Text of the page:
And so in a sense, the liberals were right that blame didn’t belong squarely with Clinton, just as today’s conservatives are narrowly correct when they defend Bush against selective condemnation. But the modern right too seems not to understand the implications of Waco, or else it would be impossible for it to have taken the positions it has over the police state, including local police, these last fifteen (and actually fifty or more) years. Like yesterday’s liberals, today’s conservatives are just as naïve toward, or at least accepting of, the ugly underbelly of the government they’re proud to live under.

The right tried to drive Clinton out of office – some for such crimes as Waco, but most for the crime of lying to the government. Today’s better liberals, many of them, have long wanted to do the same to Bush. Nearly all Americans hope November will usher in a state both a little more effective and a little more palatable in the ways they’d prefer.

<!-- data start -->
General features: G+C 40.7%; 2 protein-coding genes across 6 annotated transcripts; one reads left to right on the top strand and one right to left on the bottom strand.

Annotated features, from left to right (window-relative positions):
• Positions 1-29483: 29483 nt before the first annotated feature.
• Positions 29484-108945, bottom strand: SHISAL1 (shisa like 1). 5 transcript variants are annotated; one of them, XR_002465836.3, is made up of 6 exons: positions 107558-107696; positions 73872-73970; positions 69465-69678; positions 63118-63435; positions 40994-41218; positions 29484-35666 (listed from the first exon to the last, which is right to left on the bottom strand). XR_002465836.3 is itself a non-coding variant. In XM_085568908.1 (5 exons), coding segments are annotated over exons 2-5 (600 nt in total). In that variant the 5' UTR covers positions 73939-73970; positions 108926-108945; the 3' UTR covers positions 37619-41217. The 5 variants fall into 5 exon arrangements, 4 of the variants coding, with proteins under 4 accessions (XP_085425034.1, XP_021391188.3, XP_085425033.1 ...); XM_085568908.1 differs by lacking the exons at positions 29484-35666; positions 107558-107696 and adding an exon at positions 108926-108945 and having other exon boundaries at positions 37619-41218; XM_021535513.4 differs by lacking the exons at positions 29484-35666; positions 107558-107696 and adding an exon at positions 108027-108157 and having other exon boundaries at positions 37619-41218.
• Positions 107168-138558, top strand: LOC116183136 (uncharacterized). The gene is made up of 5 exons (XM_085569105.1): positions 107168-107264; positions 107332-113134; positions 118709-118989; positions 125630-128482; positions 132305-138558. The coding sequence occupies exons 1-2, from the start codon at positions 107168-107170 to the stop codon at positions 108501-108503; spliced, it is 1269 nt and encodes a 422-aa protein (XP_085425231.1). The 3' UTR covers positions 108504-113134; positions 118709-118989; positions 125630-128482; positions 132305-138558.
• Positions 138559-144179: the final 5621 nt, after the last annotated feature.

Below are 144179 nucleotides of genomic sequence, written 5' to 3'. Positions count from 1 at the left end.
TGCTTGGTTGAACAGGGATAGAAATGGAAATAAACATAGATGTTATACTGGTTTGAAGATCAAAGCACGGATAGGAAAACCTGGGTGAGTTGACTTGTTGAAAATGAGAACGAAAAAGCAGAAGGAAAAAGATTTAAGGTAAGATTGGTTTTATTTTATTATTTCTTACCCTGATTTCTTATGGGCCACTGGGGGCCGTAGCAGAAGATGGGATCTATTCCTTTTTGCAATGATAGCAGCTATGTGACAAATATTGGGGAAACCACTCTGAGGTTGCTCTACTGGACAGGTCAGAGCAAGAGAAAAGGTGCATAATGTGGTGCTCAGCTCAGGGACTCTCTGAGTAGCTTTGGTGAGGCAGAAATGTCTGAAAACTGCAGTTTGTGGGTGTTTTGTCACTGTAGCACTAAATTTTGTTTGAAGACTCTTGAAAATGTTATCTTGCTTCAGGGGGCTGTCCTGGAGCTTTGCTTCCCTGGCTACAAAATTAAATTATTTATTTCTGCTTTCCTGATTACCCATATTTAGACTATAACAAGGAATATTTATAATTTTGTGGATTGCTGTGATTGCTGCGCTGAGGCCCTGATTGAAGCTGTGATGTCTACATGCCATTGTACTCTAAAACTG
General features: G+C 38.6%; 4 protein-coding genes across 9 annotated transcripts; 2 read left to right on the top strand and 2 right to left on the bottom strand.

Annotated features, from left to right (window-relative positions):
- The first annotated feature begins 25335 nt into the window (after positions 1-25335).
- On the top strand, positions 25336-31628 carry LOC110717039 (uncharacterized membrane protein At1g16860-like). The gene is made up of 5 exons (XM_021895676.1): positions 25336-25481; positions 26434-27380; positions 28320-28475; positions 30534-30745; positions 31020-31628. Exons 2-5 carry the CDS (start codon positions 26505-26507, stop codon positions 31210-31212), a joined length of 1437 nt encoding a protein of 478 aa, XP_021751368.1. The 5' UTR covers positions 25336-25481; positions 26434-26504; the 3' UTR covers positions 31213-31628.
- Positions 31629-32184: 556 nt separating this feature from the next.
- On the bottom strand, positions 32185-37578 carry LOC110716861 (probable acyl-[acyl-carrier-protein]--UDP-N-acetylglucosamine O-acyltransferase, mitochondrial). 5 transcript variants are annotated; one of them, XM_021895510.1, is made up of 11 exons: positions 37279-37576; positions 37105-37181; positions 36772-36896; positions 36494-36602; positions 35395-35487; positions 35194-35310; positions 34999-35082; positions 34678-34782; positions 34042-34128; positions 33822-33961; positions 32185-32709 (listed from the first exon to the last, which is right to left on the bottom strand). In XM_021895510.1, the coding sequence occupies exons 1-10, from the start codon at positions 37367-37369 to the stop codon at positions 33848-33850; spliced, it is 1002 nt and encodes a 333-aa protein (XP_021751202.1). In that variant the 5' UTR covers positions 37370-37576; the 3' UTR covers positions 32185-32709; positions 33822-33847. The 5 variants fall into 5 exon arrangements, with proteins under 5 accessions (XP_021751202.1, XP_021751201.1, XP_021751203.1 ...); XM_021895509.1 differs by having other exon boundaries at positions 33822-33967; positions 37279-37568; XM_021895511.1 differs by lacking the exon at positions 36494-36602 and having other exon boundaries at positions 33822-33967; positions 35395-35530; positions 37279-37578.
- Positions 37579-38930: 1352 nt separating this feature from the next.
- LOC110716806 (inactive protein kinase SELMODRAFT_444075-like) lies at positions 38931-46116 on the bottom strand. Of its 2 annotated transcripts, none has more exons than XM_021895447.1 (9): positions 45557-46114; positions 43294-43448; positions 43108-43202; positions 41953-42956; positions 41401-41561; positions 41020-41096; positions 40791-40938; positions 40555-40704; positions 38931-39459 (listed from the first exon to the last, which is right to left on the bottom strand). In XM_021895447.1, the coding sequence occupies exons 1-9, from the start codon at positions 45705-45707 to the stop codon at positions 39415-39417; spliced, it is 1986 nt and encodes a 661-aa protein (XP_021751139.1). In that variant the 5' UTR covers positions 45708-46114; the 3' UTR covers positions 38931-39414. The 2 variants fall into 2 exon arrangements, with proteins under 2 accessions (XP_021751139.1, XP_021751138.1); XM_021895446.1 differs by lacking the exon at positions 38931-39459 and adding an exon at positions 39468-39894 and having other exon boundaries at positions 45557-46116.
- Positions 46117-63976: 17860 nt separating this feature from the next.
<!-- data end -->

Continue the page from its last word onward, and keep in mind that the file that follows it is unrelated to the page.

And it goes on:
But this focus on the culprit in power misses the main point. While they do have moral responsibility for their actions, it is not just the men in charge of leviathan who must be driven out of office if we wish to prevent future Wacos, and reverse the precedent that parents must sometimes choose between seeing their children taken by the state or seeing their family killed.

It is rather the statist mindset – the ideology of state worship, on both left and right – that has brought us a standing army of militarized police forces in every corner on this country. Those forces were tyrannical before Waco, and they have been so ever since. Waco is not necessary to indict the police state. But it really should be sufficient to do so. That it has not been for so many people reveals the problem.